Before my trip to Asia I got a second-generation Amazon Kindle, which had just been released. I was too busy to write up a review at the time, but maybe that's just as well since now I have the additional perspective of having owned it for several months.
- I got it explicitly for travel reading since it's so small and light. It's about the size of a paperback book, except thinner - it's less than 1 cm thick (a little more with the case attached). It's a lot more convenient than carrying around multiple books on a long vacation. You can load it up with a whole library of books and have a lot more variety than you would otherwise.
- The battery really does last a very long time. Since it only uses battery power when updating the screen to flip pages, it can go for weeks between recharges, unlike a phone or a laptop which would die after only a couple of hours. I used it extensively on a 15 hour flight to Beijing and barely any of the battery power had been consumed at all.
- You can load it up with public domain books for free. Internet people have converted pretty much every significant book published more than 70 years ago to Kindle-compatible formats, and it's really easy to subscribe to these "book feeds". I have loaded mine up with tons of books I've been meaning to read for a long time but have never gotten around to - Thoreau, Dickens, H.G. Wells, Verne, Tolstoy, etc.. Obviously you can also read all of these books for free on the internet, but then you're tied to a computer screen or a regular laptop with poor battery life.
- When you plug it into a computer, it just shows up as a 1 GB USB thumb drive. One less gadget to worry about carrying around. This has already been handy a couple of times.
- It's easy to change the text size. Unlike a real book, if you feel like holding it farther away from your face, you can make the text bigger. Or if you feel like holding it closer, you can shrink the text and get more on one page.
- It has a built in Oxford dictionary - just move the cursor over a word and click to get the definition. Very handy for books with lots of uncommon words.
- You can buy books from Amazon right on the device and start reading instantly - no need to drive to the store or wait 3 days for them to be delivered. Most books are $9.99 or less - even the new hardcover books which would regularly be $19.99. So if you buy a lot of those you can actually save money.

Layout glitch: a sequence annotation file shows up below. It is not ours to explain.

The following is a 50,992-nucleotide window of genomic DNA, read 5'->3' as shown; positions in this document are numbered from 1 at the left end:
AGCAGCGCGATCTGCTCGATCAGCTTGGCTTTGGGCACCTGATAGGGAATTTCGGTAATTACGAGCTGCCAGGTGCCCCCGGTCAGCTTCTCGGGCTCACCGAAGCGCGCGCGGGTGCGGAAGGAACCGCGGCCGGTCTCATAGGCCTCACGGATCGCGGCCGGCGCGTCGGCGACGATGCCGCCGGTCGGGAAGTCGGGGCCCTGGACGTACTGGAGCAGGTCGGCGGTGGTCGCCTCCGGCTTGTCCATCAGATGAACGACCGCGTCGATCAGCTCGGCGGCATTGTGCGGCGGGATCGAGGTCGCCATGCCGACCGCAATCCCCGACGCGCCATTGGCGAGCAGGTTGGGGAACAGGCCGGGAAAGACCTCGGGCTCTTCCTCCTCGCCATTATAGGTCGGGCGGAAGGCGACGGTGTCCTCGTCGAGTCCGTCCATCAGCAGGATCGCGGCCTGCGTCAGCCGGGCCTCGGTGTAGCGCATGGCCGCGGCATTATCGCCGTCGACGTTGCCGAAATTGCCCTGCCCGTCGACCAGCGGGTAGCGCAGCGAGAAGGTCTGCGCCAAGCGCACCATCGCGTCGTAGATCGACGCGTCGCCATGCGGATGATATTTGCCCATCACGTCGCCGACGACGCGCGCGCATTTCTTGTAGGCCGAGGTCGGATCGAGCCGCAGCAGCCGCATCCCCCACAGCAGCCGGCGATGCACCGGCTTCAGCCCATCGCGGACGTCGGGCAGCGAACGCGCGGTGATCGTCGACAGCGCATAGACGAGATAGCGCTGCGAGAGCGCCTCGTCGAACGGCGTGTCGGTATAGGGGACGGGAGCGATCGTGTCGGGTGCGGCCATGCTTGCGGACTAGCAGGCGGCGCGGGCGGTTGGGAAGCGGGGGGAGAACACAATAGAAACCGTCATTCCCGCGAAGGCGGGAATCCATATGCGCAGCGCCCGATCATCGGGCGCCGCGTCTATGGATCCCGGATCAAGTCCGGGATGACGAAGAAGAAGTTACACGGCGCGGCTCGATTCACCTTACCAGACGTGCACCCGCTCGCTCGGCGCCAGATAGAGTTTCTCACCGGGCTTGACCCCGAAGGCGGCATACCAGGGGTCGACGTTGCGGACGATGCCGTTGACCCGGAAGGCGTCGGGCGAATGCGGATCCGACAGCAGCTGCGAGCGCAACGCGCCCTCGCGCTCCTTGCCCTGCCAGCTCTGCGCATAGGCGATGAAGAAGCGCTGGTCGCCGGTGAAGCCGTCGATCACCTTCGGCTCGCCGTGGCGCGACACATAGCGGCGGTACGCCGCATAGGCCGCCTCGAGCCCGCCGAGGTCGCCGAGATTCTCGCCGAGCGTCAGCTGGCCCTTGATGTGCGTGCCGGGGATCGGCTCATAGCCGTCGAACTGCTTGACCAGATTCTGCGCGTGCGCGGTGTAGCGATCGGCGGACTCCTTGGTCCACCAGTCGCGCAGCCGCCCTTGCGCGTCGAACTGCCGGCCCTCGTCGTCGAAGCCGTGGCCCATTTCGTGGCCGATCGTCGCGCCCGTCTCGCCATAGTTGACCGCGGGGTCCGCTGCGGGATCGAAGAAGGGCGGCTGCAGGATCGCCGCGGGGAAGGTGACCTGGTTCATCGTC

- There's a companion iPhone app on which you can also read your Amazon-purchased books (but not public domain books). They both keep in sync via the internet, so you can easily change devices and pick up right where you left off.
- The screen size is pretty small - the actual screen is about 4 inches across. It's particularly annoying because there's a large 1 inch bezel on all sides of the screen. It would have been a lot better if this extra space could have been used for the screen. Of course, only weeks after I bought it Amazon announced the "Kindle DX" with a large 10 inch screen. I haven't used one of those in person, but it actually looks a little too big, particularly for carrying around while traveling around or commuting.
- It's very difficult to "flip through" a book and search for something, like you can easily do with a real book. It takes about 1 second to flip a page, which is OK when reading regularly, but it makes it pretty much impossible to casually flip back a few pages to quickly re-read something, or pick up a reference book and look up some information. There's a search function and a little keyboard, but they get to be infuriating if you're trying to do anything much more complicated than jumping to chapter headings.
- You can't give a book to a friend (obviously). I read an interesting book about a topic I know a friend is interested in, but too bad: no book borrowing (or re-selling).
- The text layout abilities of the Kindle are fairly limited. If a book uses any formatting much more complicated than a typical novel, it's probably going to get munged and look wrong, particularly if the book was "ported" poorly to e-book format. This is all doubly true for any complicated illustrations or charts, some of which are rendered completely illegible.
- There's a serious design flaw in the way the case connects to the device, as noted by a class-action lawsuit. It's extremely easy to get the case into a position where it will bend the plastic, and eventually break the screen. Because of this problem I always remove the case before using it:
Overall I think it's quite an interesting device, especially for people who like both gadgets and reading. However, its limitations can be quite infuriating at times, and I don't think that it's ready for the mainstream market yet. These problems will no doubt be corrected fairly soon by newer devices. E-Books and digital distribution are definitely going to be the way of the future. Hopefully the publishing industry will understand this fact better than the music and film industries do.
Personally, I'll probably use the Kindle for travel reading, fiction novels, and "pop" books that you read straight through once and never again (Dan Brown, Malcom Gladwell, etc). It doesn't work very well for more substantive books or programming & technical reference books, so I'll probably continue to get "dead tree" versions of those.